Law News for You Reality TVM: Mesh Implant Victims\' Stories - Page 10



September 28, 2012, 10:30:00AM. By Jane Mundy

Calgary, AB: Jacquelyn had TVM surgery for SUI back in the 1990s, before TV ads about TVM side effects and lawsuits. Now she is in the process of getting her medical records.

Jacquelyn isn’t certain that she had the American Medical Systems (AMS) sling but she says that brand sounds familiar. She does remember the doctor telling her that she was getting a transvaginal mesh sling procedure. AMS makes a few sling systems to treat female stress urinary incontinence or SUI, namely the Sparc Sling System, the Monarc Subfascial Hammock and the MiniArc Sling.

These devices were approved under the FDA’s 501 (k) approval process, which bypasses rigorous testing methods and clinical trials because the manufacturers can show that the device is “substantially equivalent” to other devices currently on the market. Like countless women who have been implanted with TVM, Jacquelyn didn’t know that this device did not need to undergo a standard safety review. Like countless women, she is upset with this knowledge, to say the least.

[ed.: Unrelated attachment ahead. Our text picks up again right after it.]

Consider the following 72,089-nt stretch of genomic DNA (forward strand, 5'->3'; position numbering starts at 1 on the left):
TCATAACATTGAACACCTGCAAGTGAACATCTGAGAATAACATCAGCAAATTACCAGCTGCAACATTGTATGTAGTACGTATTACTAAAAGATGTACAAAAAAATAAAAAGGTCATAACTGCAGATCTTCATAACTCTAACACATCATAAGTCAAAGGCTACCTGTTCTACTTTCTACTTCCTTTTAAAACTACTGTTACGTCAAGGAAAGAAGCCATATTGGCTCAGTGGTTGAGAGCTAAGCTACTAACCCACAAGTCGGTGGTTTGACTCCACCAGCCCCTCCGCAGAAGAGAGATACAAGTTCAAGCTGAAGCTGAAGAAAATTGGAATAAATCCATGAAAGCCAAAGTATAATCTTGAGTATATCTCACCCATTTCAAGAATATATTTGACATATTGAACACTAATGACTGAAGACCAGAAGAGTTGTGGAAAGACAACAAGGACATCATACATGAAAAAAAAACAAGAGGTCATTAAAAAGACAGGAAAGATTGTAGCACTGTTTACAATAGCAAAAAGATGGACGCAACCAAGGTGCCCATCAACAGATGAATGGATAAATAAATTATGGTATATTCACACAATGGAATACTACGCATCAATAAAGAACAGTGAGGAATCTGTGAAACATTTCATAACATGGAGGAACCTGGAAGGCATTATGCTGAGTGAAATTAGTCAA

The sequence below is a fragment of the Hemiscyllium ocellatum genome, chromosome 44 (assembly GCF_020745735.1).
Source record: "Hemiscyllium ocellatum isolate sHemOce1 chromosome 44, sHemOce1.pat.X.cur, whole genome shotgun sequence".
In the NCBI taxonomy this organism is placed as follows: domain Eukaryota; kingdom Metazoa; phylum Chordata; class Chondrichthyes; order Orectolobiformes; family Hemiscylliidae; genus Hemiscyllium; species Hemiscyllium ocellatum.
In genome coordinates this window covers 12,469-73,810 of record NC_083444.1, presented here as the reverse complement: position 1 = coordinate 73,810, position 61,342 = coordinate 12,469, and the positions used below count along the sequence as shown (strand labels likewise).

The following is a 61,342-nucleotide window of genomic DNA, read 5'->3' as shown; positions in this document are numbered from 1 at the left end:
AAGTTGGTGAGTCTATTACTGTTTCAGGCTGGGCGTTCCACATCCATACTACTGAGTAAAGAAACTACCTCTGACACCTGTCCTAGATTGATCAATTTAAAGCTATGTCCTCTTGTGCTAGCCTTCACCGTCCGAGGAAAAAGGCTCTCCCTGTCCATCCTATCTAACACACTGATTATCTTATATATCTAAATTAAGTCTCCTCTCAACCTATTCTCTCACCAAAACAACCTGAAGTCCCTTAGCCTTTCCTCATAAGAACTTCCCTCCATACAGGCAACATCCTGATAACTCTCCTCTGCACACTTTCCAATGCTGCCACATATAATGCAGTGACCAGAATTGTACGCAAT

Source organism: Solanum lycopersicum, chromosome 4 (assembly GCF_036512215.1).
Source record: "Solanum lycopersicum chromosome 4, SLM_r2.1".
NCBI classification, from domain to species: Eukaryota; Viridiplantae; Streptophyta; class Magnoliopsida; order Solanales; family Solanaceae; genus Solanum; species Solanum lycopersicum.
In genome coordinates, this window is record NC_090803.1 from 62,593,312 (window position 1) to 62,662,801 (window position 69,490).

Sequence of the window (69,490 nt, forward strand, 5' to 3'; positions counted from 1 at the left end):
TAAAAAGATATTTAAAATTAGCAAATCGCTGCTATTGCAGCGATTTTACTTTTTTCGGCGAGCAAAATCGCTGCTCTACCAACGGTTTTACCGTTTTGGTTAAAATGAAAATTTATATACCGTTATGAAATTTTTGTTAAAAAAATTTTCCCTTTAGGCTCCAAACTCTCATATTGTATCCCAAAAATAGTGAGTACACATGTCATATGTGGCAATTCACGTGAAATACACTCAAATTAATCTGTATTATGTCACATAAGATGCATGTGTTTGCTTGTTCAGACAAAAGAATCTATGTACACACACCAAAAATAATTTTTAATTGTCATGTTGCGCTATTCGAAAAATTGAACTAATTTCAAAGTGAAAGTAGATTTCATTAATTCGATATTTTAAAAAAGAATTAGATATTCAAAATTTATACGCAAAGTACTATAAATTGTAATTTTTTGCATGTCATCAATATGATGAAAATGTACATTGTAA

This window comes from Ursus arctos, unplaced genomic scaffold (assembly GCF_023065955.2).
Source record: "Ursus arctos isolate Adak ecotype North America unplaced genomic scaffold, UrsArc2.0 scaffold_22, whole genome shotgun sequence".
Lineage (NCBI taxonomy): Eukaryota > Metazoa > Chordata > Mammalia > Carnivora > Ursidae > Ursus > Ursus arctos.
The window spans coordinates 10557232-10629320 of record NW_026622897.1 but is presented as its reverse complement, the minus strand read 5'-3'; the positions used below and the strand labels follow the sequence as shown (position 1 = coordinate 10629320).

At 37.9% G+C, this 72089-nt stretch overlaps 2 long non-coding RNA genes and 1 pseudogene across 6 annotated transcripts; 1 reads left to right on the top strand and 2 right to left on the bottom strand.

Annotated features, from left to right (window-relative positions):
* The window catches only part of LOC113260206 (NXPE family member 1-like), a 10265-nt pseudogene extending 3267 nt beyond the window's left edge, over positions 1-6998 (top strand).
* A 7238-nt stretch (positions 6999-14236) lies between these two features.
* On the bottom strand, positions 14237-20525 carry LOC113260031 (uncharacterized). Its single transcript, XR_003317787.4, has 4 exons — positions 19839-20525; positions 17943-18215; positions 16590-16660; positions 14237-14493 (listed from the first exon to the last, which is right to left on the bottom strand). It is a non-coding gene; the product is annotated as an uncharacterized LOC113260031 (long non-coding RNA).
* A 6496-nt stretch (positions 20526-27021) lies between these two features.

“I was only 28 when I had this TVM surgery,” says Jacquelyn. “I had two toddlers and couldn’t keep up with them because I had so much leakage. But I still had SUI after the surgery, even while I was recovering in the hospital.”

The TVM surgery created even more problems for Jacquelyn. She started to restrict her fluids to help manage SUI, but she was dehydrated all the time. That led to cramping and other problems. She even tried a course of oral medications that reduces the urgency to urinate. “But when I took those meds I would almost overflow because I didn’t realize I needed to go, so I was back in the same boat,” she explains.

Jacquelyn spent the next few years in a lot of discomfort and pain. She had a low abdominal ache that wouldn’t go away. Then in 2008 she had a procedure using transobturator tape, which is a much less invasive procedure (Jacquie says it only required three stitches) than the TVM sling and it cured her incontinence—finally.

(Transobturator tape is also known as Uratape. In one study it had more than a 90 percent success rate with a one-year follow-up for the treatment of female stress urinary incontinence. The transobturator approach avoids the risk of bladder, bowel or vascular injuries.)

But this second procedure didn’t cure the pain. Jacquie believes the mesh has either moved or eroded.